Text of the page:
However, under this view, the questions we have to answer to achieve true happiness do not have any real answers. Why are we here? No reason at all. Where are we going? Nowhere. We will just face death. We all need to answer the fundamental question of why we are here. In Islam, the answer is simple, yet profound. We are here to worship God.
Worship in Islam is quite different to the common understanding of the word. Worship can be in each and every act that we do. It is in the way we walk and talk to each other; to the small acts of kindness we do each and every day. If we focus on pleasing God by our actions, then our actions themselves become an act of worship.
So worship is not merely limited to the spiritual acts like prayer and fasting but worshipping God means loving Him, pleasing Him, and knowing Him. Knowing and worshipping God is the ultimate purpose of our existence; it frees us from the “slavery” to others and society. God, in the Qur’an, presents us with a powerful example:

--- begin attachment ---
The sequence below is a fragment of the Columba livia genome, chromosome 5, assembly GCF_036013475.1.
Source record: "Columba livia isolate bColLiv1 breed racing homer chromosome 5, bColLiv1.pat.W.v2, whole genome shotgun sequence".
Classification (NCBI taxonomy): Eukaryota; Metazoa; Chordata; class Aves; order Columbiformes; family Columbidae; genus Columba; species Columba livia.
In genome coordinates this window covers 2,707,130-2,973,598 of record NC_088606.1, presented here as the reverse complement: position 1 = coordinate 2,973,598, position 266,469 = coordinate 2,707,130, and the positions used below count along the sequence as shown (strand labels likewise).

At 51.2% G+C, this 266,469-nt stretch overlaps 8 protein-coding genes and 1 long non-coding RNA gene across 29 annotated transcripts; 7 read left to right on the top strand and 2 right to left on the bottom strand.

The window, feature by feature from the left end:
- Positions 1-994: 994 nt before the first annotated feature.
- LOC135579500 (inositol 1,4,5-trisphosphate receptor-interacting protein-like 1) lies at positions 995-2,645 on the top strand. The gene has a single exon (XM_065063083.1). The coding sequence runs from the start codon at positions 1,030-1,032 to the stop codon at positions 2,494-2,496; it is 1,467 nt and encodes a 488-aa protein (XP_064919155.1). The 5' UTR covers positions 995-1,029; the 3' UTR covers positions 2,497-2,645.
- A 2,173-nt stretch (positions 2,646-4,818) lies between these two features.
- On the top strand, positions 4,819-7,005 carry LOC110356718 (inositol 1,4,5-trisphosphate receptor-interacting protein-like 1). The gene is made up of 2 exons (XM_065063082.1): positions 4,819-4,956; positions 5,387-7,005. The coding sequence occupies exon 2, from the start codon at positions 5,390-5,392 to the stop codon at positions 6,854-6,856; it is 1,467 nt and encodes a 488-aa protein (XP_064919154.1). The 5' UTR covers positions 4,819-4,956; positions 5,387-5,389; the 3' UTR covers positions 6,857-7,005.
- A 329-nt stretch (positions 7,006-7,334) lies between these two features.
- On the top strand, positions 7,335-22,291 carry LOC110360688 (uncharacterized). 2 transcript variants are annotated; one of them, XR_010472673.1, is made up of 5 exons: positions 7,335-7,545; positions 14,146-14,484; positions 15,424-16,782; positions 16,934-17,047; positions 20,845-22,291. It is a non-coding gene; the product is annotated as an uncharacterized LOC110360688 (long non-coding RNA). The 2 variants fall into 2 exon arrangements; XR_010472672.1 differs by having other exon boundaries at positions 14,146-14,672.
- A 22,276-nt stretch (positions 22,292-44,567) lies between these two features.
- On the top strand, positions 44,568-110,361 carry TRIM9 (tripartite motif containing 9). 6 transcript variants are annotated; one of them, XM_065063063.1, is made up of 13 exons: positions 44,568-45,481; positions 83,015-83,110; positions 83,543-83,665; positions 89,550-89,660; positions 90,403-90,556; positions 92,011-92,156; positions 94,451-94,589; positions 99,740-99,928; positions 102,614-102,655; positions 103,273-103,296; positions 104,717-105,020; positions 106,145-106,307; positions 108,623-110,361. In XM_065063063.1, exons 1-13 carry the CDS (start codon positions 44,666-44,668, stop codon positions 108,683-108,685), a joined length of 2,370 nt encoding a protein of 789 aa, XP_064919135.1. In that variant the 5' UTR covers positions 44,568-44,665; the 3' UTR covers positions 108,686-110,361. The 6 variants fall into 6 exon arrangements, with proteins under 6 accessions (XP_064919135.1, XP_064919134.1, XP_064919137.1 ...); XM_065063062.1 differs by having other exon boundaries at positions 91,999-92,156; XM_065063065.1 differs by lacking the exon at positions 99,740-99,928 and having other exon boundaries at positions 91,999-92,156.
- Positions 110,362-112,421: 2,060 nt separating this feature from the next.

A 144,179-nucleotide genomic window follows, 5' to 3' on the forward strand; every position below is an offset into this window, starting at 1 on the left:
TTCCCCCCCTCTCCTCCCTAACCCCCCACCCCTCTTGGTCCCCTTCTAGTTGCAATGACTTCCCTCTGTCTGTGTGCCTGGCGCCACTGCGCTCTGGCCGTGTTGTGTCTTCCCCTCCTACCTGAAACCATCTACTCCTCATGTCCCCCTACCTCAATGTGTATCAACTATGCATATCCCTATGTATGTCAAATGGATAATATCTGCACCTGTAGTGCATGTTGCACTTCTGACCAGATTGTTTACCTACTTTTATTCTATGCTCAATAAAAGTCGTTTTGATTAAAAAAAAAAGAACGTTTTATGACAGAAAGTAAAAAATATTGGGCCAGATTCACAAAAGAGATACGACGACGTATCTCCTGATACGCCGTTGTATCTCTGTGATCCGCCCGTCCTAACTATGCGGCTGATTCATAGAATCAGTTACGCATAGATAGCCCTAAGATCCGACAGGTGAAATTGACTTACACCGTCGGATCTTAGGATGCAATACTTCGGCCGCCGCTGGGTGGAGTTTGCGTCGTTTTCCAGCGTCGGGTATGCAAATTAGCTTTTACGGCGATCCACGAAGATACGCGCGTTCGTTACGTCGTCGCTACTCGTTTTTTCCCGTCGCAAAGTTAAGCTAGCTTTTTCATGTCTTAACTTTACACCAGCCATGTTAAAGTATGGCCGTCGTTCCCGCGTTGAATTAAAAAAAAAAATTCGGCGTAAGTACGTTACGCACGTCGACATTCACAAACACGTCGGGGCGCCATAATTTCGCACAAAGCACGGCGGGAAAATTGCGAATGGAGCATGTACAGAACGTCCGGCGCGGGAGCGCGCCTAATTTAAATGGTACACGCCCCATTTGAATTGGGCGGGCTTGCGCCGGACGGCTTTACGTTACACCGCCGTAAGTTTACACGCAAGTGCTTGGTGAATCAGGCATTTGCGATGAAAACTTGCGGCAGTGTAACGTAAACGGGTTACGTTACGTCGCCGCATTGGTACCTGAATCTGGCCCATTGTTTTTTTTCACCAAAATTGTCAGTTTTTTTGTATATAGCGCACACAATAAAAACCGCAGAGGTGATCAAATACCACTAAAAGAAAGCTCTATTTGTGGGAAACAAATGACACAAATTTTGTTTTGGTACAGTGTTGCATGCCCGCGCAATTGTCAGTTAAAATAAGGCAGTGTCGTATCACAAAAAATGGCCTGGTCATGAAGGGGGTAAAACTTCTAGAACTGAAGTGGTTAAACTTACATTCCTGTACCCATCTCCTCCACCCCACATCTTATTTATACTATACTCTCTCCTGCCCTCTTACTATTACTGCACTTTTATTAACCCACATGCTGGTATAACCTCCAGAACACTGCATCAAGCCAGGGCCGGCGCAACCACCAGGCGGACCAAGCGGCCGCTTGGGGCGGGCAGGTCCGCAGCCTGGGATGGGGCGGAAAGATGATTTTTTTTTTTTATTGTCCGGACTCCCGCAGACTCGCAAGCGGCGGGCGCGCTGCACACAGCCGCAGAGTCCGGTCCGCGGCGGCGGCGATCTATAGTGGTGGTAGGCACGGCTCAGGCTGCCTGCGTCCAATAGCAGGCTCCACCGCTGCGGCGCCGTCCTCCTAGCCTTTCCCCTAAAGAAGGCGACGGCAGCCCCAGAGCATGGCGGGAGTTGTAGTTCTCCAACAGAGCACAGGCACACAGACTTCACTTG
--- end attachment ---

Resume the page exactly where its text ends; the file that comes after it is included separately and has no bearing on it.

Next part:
“God puts forward this illustration: can a man who has for his masters several partners at odds with each other be considered equal to a man devoted wholly to one master? All praise belongs to God, though most of them do not know.”
[The Qur’an, Chapter 39, Verse 29]